In mild-to-moderate CKD, the present evidence on anticoagulation suggests that it is safe and confers a benefit; however, in CKD stages 4 and 5, the net benefit has not been studied prospectively. Despite an FDA black box warning for warfarin use in patients with kidney dysfunction due to increased risk of major bleeding, it is still commonly used. Furthermore, clinical practice guidelines continue to recommend warfarin in treating AF among patients with CKD and patients with ESRD.

Direct oral anticoagulants

Historically, warfarin has been the preferred anticoagulant used in severe CKD, but with the concerns discussed above, more appropriate alternatives were sought. Co-existing renal impairment can often lead to uncertainty in choosing the best DOAC. Dabigatran is mostly eliminated by kidneys (80%), followed by edoxaban, rivaroxaban, apixaban, and betrixaban - 50%, 35%, 27%, and 11%, respectively. Any clinical decisions on how to treat patients with DOACs require the assessment of patient renal function, which should be monitored frequently, at least annually or more frequently as per guidelines.[22],[23]


Apixaban is a factor Xa inhibitor which is FDA approved for risk reduction of stroke/ systemic embolization in AF, treatment of VTE and prophylaxis of VTE post-hip and knee replacement. With serum creatinine ≥1.5 mg/dl and either age ≥80 years, or bodyweight ≤60 kg, a reduced dose of 2.5 mg twice daily is recommended.[22] The ARISTOTLE trial included 269 patients with CrCl 25–30 ml/min, which is the only set of randomized data comparing a DOAC with warfarin in a population with CrCl <30 ml/min. Patients with CrCl 25–30 ml/min randomized to apixaban, when compared with warfarin, experienced fewer major bleeding events and fewer major and clinically relevant nonmajor bleeding events. The drug label was amended in January 2014 to include approval for use in patients with renal impairment, including those on dialysis. These recommendations were based on single-dose PK studies, which revealed that CKD patients had 36%–44% more drug exposure than normal patients. In terms of dialysis clearance, only 6.7% of apixaban is cleared by a 4-h session, likely equally with use of high- or low-flux dialyzers. Additional work is needed to study the steady-state drug levels with long-term use in patients on hemodialysis.[24]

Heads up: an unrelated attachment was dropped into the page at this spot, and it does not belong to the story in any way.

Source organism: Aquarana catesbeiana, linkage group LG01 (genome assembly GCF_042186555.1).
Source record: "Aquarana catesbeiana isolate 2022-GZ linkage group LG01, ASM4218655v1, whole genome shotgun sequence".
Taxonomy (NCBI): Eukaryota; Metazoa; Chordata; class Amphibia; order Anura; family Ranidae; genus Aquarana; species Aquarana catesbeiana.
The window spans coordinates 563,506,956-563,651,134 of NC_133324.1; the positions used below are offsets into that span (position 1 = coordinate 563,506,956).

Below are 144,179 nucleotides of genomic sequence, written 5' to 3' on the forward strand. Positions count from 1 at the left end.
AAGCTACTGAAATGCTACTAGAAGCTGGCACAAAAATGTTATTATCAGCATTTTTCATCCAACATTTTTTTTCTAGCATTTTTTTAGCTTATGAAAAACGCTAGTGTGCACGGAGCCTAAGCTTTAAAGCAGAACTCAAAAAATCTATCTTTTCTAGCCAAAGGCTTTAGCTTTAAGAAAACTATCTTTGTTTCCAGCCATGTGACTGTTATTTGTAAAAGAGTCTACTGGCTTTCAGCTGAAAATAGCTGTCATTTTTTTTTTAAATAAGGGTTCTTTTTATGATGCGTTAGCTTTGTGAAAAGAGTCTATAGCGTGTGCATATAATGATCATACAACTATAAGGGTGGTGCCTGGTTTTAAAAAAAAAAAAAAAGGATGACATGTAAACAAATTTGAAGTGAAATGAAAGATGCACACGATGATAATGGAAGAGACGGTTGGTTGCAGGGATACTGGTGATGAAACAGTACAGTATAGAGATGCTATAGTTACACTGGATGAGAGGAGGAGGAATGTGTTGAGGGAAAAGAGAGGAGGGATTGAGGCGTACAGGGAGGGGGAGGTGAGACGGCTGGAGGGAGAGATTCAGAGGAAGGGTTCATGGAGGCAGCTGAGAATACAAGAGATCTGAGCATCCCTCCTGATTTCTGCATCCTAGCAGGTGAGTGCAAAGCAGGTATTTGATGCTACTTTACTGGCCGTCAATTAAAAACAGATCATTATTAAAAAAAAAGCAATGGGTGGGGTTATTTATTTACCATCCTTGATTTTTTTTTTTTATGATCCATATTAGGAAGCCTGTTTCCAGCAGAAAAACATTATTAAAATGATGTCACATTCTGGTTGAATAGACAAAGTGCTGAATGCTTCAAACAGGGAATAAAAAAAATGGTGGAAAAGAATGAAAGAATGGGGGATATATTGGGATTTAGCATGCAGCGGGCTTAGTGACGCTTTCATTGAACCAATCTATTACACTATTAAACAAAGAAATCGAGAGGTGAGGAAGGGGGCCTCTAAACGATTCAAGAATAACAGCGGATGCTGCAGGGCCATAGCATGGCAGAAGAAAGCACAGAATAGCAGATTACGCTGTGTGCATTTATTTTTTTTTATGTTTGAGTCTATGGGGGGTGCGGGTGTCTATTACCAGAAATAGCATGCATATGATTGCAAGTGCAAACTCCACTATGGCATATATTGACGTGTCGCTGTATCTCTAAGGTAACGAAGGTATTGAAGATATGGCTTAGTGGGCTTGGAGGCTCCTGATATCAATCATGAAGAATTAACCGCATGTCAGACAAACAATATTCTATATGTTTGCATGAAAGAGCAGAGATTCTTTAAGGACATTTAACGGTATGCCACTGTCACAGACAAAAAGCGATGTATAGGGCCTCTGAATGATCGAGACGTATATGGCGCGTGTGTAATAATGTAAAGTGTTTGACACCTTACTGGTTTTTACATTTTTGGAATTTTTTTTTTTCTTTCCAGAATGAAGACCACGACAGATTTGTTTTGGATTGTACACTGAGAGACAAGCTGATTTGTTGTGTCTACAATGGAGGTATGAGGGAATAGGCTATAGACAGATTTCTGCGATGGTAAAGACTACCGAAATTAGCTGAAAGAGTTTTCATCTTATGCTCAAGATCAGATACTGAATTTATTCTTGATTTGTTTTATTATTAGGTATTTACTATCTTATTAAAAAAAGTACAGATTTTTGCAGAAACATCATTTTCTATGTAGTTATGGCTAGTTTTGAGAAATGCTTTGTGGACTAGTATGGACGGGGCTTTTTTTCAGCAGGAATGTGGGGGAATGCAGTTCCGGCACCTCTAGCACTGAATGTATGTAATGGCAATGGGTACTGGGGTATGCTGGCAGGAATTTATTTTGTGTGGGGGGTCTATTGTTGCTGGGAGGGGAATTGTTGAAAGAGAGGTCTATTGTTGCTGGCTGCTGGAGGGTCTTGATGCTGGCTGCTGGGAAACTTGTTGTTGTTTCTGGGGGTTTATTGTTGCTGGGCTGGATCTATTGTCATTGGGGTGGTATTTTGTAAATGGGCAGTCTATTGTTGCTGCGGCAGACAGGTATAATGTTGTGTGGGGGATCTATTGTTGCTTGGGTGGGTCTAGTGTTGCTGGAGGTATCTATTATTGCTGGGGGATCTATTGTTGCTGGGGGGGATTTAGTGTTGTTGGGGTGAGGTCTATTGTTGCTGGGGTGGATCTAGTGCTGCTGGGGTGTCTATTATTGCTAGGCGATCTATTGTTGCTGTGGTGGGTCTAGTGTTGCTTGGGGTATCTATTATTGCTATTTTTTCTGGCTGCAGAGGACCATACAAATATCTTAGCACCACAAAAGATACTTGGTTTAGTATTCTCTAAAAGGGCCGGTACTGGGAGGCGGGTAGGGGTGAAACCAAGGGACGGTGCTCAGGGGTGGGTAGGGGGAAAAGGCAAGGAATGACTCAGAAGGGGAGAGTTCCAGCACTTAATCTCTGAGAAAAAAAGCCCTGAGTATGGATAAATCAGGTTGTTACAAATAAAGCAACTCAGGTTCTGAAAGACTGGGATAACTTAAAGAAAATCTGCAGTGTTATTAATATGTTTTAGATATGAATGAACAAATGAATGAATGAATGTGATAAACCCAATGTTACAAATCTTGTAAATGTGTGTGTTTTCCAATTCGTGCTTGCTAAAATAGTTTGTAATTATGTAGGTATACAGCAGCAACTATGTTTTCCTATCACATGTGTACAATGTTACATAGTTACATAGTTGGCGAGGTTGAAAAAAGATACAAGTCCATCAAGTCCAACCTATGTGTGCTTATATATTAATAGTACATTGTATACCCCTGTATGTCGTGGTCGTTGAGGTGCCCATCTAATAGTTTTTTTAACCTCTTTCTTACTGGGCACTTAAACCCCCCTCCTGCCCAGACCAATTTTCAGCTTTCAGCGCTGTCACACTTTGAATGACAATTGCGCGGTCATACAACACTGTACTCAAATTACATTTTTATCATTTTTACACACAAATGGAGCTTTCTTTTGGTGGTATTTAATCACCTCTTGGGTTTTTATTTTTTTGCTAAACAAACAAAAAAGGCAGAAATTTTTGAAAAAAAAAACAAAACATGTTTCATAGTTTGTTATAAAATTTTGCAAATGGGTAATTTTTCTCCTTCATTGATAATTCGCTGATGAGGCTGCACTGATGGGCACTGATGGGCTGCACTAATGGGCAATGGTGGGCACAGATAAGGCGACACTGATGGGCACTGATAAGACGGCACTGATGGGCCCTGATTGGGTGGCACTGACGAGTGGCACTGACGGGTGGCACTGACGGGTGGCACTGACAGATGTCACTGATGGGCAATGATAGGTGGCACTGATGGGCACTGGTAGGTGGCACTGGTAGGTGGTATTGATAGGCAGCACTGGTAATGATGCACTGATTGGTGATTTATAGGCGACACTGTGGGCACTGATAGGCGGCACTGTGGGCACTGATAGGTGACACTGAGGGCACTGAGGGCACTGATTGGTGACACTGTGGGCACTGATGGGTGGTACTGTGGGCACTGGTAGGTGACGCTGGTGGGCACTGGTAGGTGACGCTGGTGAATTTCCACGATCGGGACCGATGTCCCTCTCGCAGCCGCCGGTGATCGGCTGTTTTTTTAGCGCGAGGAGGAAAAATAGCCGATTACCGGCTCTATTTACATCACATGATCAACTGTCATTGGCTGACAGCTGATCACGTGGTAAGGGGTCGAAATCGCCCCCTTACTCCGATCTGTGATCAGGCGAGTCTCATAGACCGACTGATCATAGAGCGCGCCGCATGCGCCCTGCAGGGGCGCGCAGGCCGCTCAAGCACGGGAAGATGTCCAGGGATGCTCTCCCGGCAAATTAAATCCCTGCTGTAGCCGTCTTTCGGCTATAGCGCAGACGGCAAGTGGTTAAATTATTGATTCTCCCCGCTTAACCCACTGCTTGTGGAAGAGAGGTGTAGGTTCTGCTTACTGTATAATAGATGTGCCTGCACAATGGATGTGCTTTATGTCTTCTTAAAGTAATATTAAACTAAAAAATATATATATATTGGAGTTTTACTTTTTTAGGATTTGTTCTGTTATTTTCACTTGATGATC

Rivaroxaban is a factor Xa inhibitor and is FDA approved in patients with AF to prevent stroke or systemic embolism, treatment of DVT and pulmonary embolism (PE) and prophylaxis after knee and hip replacement. It is prescribed at a fixed oral dose with 20 mg/day for patients with CrCl >50 ml/min and 15 mg/day for patients with CrCl 15–50 ml/min. It should be avoided in patients CrCl <15 ml/min. A subgroup analysis of the Rivaroxaban, Once Daily Oral Direct Factor Xa Inhibition Compared with Vitamin K Antagonism for Prevention of Stroke and Embolism Trial in Atrial Fibrillation with impaired CrCl (<80 ml/min) reported no effect of kidney disease on rivaroxaban's effectiveness and safety. A PK study of a single 10-mg dose was conducted in 24 patients with CKD (CrCl <80 ml/min) and eight healthy controls (CrCl ≥80 ml/min). Compared with controls, the areas under the curve were 1.4-, 1.5-, and 1.6-fold higher with creatinine clearances of 50–80, 30–50, and <30 ml/min, respectively. This suggested that reduced rivaroxaban clearance with worsening creatinine clearance resulted in increased drug exposure. Rivaroxaban is likely to accumulate in patients with CKD and patients with end stage kidney disease even at lower doses (10 or 15 mg/day), and it is poorly cleared by hemodialysis.[22],[25],[26]